Mark Dobson – Merging Company Cultures

Okay, so let’s look at merging cultures. If you had two houses next to each other and
they both had a barbecue that turned into a late night function with lots of great energy
and great mood but two different functions. One was inside. One was out in the backyard. Someone said, “Hey, let’s get these two
parties to join together.” Somebody ran through the back fence, opened
the gate. “You guys should come over here. You guys come over here.” They took down a fence. When those two parties come together, they
rarely become more, rarely. It’s possible, but they rarely become more
because some people were really enjoying what was going on here and these relationships. Other people were really enjoying this dynamic
and this kind of music or this kind of food or where they were sitting or these people’s
energy. Then what happens is the two parties come
together, and what you find is all the people really will separate into what suits them. People will start to leave, got another function;
I’ve had enough now; things have changed here. You’re left with people who are quite happy
with the crossover of the two, and that group is much smaller than the bigger party. Well, that actually happens in mergers as
well, in company mergers. When two organisations come together, the
research really is that after five years they’re worth less than they were when they joined
most of the time. I think it’s like 57% of the time. So what we get is we get these two big companies
that look like two big entities. Wow, we’re going to come together. You’re going to get this big party, or this
big entity. But over the period of time, the party continues
and the merger continues. What you end up with are just the components
that could survive that crossed over. It almost like, you know, you always see those
two circles that cross over; what’s left with is where does it cross over. That’s largely because it wasn’t facilitated
to get the culture right and the dynamic right and the priorities right and the like so that
we could have a bigger party. So if we wanted a great party to kick off,
what would really have to happen is a little bit of discussion beforehand, but a few things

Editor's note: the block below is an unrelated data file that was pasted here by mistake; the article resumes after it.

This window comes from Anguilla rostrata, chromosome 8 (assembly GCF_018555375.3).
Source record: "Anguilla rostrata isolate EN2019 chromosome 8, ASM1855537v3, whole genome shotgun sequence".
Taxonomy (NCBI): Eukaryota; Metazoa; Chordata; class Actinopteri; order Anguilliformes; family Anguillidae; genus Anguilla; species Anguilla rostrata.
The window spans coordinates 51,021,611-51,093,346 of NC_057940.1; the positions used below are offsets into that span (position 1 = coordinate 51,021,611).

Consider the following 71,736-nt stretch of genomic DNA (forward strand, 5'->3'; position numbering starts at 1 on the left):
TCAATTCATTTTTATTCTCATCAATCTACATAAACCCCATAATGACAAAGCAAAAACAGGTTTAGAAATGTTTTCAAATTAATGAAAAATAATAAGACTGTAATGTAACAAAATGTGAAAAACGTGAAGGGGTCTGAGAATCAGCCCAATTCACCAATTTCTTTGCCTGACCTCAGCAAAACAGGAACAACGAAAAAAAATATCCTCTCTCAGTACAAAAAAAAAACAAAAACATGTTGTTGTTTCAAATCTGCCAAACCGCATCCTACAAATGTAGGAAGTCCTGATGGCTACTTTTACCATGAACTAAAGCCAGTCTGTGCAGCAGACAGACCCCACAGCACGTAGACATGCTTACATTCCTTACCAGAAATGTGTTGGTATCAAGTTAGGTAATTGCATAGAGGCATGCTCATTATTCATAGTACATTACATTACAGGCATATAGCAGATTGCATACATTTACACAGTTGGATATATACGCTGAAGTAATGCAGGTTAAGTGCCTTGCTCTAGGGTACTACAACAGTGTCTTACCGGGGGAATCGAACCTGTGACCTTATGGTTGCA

would have to be in place so that those two parties could be shared. For example, a simple one, if you put the
bar in the middle of those two parties and people were going to the bar, what we’d
be having is hey, chat to so-and-so, say hello over there. We progressively already have this thing shared. We progressively could see a few people and
progressively get the culture where if the two groups did talk together, “Ah, I saw
you over there before. You came over here. This girls out ordering a beer with me.” We’ve got something in common. Now, you know, how do we do that in a merger? Well, there are many ways to do it. It’s more sophisticated, but once again,
the merging of two cultures is possible. It’s an art form. But if you don’t get it right, your whole
party dissolves. Do you think that the cool kids stay at the
party if it’s a bad party? No, the cool kids go to another party and
you’re left with those people that think that they’re cool but they’ve had a bit
much to drink. They’re going to stay all night, and they’re
quite obnoxious and the like. In a company, you get the same. Do you think the cool kids stay? You get a couple of the core who are hosting
it and they feel the responsibility, but really the cool kids leave. So when it comes to managing culture, especially
with major organisations coming together, that is a very skilled, very deliberate approach
that’s required to have success there. It’s absolutely possible to have two parties
come together and for it to be bigger, but if it’s not high on your radar, as high
as the finance, as high as the systems that you’re putting in place, as high as the
marketing, the rebranding, it’s not going to happen. But it’s essential, and it’ll define your
organisation. Research easily proves that. Go find some stats. It’s easily provable that most organisations
when they merge drop down.

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